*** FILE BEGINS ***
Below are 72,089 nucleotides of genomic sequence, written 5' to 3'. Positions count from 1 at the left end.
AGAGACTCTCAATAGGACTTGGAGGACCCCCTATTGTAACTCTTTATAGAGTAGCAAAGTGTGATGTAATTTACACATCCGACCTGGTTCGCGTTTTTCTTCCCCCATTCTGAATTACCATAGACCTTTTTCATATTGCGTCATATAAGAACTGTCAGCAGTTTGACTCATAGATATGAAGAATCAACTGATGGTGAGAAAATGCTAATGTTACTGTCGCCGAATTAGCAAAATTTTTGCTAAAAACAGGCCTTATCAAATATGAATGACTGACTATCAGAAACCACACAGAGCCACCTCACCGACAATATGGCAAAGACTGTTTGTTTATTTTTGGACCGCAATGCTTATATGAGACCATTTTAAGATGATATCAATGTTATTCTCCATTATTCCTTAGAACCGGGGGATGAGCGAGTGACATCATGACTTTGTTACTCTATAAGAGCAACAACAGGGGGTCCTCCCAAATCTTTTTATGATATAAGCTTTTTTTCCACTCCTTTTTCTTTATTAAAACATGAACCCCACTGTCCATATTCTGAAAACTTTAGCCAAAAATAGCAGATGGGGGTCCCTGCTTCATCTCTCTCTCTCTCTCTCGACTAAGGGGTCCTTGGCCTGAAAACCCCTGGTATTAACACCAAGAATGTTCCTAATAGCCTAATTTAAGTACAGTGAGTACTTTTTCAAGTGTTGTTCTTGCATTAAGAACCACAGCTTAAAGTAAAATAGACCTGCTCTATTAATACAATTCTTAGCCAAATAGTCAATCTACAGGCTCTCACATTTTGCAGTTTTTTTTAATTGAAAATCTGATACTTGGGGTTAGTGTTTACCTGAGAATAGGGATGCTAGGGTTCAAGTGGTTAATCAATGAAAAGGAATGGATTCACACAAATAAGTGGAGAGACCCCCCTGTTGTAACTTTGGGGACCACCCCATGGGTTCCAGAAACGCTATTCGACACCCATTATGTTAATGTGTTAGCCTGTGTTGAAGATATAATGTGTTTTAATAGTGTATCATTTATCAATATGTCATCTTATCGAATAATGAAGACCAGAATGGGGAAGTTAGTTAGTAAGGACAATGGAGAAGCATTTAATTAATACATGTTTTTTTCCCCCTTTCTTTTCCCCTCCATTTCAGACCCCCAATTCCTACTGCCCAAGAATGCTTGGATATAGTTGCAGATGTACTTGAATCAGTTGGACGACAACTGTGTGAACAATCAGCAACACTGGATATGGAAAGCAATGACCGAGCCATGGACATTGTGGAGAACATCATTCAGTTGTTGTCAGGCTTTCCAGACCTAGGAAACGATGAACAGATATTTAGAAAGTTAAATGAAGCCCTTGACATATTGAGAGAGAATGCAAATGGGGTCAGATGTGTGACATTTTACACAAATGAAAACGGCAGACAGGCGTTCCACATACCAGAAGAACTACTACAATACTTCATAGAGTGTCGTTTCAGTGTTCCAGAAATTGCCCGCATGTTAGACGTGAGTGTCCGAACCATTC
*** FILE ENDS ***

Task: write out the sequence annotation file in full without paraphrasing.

Below are 72,089 nucleotides of genomic sequence, written 5' to 3'. Positions count from 1 at the left end.
AGAGACTCTCAATAGGACTTGGAGGACCCCCTATTGTAACTCTTTATAGAGTAGCAAAGTGTGATGTAATTTACACATCCGACCTGGTTCGCGTTTTTCTTCCCCCATTCTGAATTACCATAGACCTTTTTCATATTGCGTCATATAAGAACTGTCAGCAGTTTGACTCATAGATATGAAGAATCAACTGATGGTGAGAAAATGCTAATGTTACTGTCGCCGAATTAGCAAAATTTTTGCTAAAAACAGGCCTTATCAAATATGAATGACTGACTATCAGAAACCACACAGAGCCACCTCACCGACAATATGGCAAAGACTGTTTGTTTATTTTTGGACCGCAATGCTTATATGAGACCATTTTAAGATGATATCAATGTTATTCTCCATTATTCCTTAGAACCGGGGGATGAGCGAGTGACATCATGACTTTGTTACTCTATAAGAGCAACAACAGGGGGTCCTCCCAAATCTTTTTATGATATAAGCTTTTTTTCCACTCCTTTTTCTTTATTAAAACATGAACCCCACTGTCCATATTCTGAAAACTTTAGCCAAAAATAGCAGATGGGGGTCCCTGCTTCATCTCTCTCTCTCTCTCTCGACTAAGGGGTCCTTGGCCTGAAAACCCCTGGTATTAACACCAAGAATGTTCCTAATAGCCTAATTTAAGTACAGTGAGTACTTTTTCAAGTGTTGTTCTTGCATTAAGAACCACAGCTTAAAGTAAAATAGACCTGCTCTATTAATACAATTCTTAGCCAAATAGTCAATCTACAGGCTCTCACATTTTGCAGTTTTTTTTAATTGAAAATCTGATACTTGGGGTTAGTGTTTACCTGAGAATAGGGATGCTAGGGTTCAAGTGGTTAATCAATGAAAAGGAATGGATTCACACAAATAAGTGGAGAGACCCCCCTGTTGTAACTTTGGGGACCACCCCATGGGTTCCAGAAACGCTATTCGACACCCATTATGTTAATGTGTTAGCCTGTGTTGAAGATATAATGTGTTTTAATAGTGTATCATTTATCAATATGTCATCTTATCGAATAATGAAGACCAGAATGGGGAAGTTAGTTAGTAAGGACAATGGAGAAGCATTTAATTAATACATGTTTTTTTCCCCCTTTCTTTTCCCCTCCATTTCAGACCCCCAATTCCTACTGCCCAAGAATGCTTGGATATAGTTGCAGATGTACTTGAATCAGTTGGACGACAACTGTGTGAACAATCAGCAACACTGGATATGGAAAGCAATGACCGAGCCATGGACATTGTGGAGAACATCATTCAGTTGTTGTCAGGCTTTCCAGACCTAGGAAACGATGAACAGATATTTAGAAAGTTAAATGAAGCCCTTGACATATTGAGAGAGAATGCAAATGGGGTCAGATGTGTGACATTTTACACAAATGAAAACGGCAGACAGGCGTTCCACATACCAGAAGAACTACTACAATACTTCATAGAGTGTCGTTTCAGTGTTCCAGAAATTGCCCGCATGTTAGACGTGAGTGTCCGAACCATTC